Despite Islamic attacks, Christian Solidarity International won’t retreat

Though the COVID pandemic has driven many aid organizations out of Mozambique, Christian Solidarity International (CSI) and their partner Pro Vision continue to supply food, clothing, and shelter for Christians and non-Muslims displaced by Islamist extremists. Just a few months ago, the Islamist militants beheaded 20 people in villages then burned a farming community to the ground, decapitating 50 residents on a soccer field. According to estimates, over 700,000 people are currently in need of humanitarian assistance.

In the Cabo Delgado region alone, over 300,000 people have been driven from their homes by Islamist militants who have been seeking to establish an Islamic state in the resource-rich northern province. Mozambique’s government is struggling to deal with the growing crisis. Camps for the internally displaced are overflowing and many people are suffering hunger. Widescale youth unemployment and the lack of prospects provide the ideal conditions for terror groups to recruit and radicalize followers. Over the past three years, the Islamist insurgency has grown in strength and brutality.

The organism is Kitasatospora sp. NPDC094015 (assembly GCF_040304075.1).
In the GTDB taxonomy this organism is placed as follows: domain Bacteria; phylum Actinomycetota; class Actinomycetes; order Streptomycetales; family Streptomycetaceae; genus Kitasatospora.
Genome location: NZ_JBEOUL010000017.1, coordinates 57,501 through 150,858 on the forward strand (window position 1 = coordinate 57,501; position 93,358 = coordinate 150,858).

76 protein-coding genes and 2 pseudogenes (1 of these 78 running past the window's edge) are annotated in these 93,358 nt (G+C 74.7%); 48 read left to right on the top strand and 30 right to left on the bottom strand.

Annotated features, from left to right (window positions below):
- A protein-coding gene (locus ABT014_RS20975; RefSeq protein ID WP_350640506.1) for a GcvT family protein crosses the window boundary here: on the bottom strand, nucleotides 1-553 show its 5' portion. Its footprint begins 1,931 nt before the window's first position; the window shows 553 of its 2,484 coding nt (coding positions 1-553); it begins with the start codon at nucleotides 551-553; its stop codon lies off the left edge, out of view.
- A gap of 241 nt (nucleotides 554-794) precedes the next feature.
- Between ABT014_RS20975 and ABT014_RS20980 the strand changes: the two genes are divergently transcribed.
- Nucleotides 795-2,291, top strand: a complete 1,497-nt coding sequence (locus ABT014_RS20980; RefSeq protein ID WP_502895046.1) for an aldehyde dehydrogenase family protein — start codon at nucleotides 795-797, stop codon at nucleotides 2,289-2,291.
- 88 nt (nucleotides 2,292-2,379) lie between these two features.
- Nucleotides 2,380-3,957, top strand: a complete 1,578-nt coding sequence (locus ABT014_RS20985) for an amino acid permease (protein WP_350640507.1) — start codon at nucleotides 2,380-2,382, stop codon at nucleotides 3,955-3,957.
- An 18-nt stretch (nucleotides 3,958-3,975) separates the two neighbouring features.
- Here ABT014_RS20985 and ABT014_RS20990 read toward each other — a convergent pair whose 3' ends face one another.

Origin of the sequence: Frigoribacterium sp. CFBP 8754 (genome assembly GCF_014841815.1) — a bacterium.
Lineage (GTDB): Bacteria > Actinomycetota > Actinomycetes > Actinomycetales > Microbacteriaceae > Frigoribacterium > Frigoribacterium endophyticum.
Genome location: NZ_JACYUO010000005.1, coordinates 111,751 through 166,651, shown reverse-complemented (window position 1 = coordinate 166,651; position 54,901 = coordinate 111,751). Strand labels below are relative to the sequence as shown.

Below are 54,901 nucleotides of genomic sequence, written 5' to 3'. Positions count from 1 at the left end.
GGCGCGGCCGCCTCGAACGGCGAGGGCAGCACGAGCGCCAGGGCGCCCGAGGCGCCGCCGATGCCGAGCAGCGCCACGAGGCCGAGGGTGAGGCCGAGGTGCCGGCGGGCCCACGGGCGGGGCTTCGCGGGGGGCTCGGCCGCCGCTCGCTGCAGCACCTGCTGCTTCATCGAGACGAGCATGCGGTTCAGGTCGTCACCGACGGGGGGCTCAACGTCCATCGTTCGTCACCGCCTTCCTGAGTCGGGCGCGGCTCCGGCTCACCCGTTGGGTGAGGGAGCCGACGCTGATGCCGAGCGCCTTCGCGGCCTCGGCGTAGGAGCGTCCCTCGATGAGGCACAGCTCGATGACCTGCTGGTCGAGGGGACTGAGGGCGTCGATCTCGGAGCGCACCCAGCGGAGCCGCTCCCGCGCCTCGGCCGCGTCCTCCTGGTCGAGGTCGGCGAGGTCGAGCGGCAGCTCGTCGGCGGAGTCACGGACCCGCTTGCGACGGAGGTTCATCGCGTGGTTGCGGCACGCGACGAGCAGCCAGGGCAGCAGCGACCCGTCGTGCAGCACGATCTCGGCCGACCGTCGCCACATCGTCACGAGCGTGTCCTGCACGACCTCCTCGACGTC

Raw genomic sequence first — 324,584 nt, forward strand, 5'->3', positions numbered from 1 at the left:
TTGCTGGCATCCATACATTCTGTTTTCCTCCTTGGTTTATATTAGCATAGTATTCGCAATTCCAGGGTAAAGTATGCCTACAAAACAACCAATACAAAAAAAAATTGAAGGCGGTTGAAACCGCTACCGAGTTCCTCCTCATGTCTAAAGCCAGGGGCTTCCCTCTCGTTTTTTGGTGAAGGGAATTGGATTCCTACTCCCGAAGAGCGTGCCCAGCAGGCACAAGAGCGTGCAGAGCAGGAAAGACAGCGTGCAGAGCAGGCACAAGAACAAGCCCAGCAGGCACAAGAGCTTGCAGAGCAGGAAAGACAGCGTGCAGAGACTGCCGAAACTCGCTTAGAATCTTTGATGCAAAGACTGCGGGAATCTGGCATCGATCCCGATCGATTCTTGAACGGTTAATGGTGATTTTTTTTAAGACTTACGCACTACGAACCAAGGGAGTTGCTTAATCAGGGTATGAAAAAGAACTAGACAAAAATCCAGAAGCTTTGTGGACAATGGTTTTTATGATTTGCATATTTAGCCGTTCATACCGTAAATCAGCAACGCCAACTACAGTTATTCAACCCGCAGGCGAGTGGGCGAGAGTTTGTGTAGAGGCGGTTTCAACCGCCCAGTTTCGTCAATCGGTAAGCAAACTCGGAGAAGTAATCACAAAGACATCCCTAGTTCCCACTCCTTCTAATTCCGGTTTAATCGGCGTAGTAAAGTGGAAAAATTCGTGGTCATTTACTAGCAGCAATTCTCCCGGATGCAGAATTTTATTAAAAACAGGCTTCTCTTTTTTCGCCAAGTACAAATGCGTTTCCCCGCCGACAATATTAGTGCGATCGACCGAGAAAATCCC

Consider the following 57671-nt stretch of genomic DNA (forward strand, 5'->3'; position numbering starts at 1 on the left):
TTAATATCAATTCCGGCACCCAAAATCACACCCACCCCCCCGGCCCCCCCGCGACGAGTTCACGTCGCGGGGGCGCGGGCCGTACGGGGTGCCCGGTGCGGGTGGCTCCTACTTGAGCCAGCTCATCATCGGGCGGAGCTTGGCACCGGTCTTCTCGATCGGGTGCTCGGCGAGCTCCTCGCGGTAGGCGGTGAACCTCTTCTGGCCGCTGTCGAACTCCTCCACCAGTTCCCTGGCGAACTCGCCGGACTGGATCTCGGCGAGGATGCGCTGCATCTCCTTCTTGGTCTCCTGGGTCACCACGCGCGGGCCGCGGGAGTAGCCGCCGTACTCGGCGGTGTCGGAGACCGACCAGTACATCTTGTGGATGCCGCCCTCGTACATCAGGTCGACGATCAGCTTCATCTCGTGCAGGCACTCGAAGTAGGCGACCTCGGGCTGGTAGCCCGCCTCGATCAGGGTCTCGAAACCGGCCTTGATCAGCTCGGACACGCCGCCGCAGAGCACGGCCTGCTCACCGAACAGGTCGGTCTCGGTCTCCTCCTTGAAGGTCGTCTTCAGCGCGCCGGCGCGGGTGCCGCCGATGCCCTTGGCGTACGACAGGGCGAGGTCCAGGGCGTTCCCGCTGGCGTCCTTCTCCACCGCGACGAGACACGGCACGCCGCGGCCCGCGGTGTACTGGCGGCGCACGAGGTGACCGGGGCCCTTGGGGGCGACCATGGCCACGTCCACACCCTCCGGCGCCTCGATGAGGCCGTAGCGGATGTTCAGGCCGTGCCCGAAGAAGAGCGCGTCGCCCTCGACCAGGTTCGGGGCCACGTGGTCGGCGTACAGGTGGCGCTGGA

Mark Harper, team leader with CSI’s partner Pro-Vision Mozambique, recalls meeting Pastor Joao in Cabo Delgado’s main city, Pemba.

“Pastor Joao has taken a number of displaced people into his own little mud house, including the children of a colleague and his wife who were beheaded by Islamists,”

said Harper.

“Pastor Joao isn’t just providing comfort. He has also bravely helped people to flee and has supplied them with clothes and food.”

CSI is supporting the work of Pro-Vision in Cabo Delgado by providing funds so that pastors can make tents, provisions and money available to those who have fled their homes. For more information visit

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